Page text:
How to Live a More Positive Life in 2019

How to Live a More Positive Life in 2019

From deleting social media to practicing mindfulness, here’s how to start the new year off on the right note.

Tired of all the toxicity in the world? You’re not alone. While we’re living in an undeniably polarized cultural environment, experts say we can get 2019 off on a more positive note by going through a negativity detox.

First, ask yourself a tough question: Are you part of the problem? “Eliminate any discussions about money, politics or religion outside of your home, because you’re not going to convince anyone to change their attitudes,” says Dr. Taliba M. Foster of Main Line Psychiatric in Ardmore.

People are entitled to their views, says Foster, but expressing them in a productive way isn’t always easy. “As a general rule, it’s best to keep hot topics out of your normal daily discourse,” she says.

Next, change the channel—literally. Limit exposure to cable TV news commentary, advises Tanya Tecce, a therapist who practices in Springfield. “If you watch that kind of news in the morning, you’re in reactionary mode all day,” says Tecce.

Replace that bombast with music, TED talks, podcasts and other forms of informational entertainment that enrich your brain without depressing it. And while you’re at it, do a social media cleanse “People feel badly about themselves because they want the lifestyles that they see on Instagram and Facebook,” says Wynnewood’s Tyra S. Gardner, an anger management and cyber psychology specialist. “Those aren’t usually real, or at least not the whole story.”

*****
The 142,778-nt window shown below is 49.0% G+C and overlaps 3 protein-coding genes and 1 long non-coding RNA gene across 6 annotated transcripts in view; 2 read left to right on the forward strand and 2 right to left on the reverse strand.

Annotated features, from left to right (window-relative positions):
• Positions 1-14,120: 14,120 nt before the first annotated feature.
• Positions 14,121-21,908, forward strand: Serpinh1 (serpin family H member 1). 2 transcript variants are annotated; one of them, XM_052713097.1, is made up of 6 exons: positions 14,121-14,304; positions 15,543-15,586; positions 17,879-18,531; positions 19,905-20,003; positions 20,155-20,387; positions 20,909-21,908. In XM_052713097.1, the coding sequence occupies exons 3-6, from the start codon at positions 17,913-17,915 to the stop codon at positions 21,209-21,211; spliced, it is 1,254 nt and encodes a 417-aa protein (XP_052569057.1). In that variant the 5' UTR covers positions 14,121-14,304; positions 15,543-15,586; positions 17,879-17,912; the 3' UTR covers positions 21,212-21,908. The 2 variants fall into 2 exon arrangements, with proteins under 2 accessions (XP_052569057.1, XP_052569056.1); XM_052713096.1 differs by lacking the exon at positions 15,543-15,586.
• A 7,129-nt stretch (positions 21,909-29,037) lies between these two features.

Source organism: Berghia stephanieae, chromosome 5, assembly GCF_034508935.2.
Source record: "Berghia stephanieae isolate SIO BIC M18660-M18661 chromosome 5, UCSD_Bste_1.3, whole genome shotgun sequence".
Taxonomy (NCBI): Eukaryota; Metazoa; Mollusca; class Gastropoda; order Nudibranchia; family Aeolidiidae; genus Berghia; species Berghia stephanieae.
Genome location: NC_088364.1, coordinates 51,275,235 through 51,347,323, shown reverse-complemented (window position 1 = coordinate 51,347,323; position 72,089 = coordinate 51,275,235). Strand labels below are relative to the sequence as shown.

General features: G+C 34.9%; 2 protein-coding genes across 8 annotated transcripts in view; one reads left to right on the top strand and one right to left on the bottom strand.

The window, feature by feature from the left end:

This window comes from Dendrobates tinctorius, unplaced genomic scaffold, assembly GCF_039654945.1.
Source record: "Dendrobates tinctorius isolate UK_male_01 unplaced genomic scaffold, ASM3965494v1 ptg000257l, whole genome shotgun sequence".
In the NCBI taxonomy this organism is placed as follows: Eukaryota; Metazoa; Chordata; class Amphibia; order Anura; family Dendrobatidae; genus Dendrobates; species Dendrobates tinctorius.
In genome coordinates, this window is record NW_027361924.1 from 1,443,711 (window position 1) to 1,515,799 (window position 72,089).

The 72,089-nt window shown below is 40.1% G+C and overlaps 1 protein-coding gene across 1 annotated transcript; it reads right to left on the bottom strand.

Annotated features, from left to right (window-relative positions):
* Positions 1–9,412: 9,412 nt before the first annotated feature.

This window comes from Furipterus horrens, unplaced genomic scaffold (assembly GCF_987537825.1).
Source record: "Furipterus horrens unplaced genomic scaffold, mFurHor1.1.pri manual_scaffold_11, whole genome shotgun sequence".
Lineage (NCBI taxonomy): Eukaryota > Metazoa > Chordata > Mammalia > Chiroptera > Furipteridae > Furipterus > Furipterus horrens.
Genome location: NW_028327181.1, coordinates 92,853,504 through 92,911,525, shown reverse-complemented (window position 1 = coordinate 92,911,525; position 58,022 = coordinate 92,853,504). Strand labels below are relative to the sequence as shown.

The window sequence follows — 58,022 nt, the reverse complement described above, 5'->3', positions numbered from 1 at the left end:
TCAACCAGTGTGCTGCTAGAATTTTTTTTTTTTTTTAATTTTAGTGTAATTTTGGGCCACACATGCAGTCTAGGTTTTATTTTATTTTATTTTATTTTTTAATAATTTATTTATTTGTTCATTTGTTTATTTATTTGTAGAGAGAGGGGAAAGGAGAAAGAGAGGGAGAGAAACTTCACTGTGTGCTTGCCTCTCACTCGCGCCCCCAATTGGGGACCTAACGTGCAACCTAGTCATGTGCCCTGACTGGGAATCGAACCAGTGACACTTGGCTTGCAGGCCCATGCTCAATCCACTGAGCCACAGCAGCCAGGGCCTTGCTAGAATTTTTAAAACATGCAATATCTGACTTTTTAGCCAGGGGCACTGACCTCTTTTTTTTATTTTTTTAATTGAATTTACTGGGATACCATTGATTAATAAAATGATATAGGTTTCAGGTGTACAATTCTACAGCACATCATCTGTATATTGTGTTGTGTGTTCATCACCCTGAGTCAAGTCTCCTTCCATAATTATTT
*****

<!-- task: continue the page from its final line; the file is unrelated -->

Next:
Related: 5 Ways to Digitally Detox

Social media can be an echo chamber that perpetuates anger, narrow mindedness and depression, says Gardner, who challenges patients to eschew social media for 30 days.

Tecce agrees—with the caveat that, when it comes to social media, going cold turkey isn’t always doable. She suggests deleting Facebook from your phone so you’re not constantly checking your feed. Next, edit your friends. “I unfollow everyone except those who post positive affirmation, great photos, inspiring quotes and other kinds of positivity,” Tecce says.

Also unsubscribe from mass marketed promotional emails. “Be ruthless,” Tecce advises. “If it doesn’t light you up when you see it, unsubscribe.”

Foster has similar advice about tangible and digital clutter. “Get rid of things that no longer serve you—Pinterest pages, people you follow, what’s on your night table and in your closet,” she says. “Donate or delete.”

Read More on Main Line Today.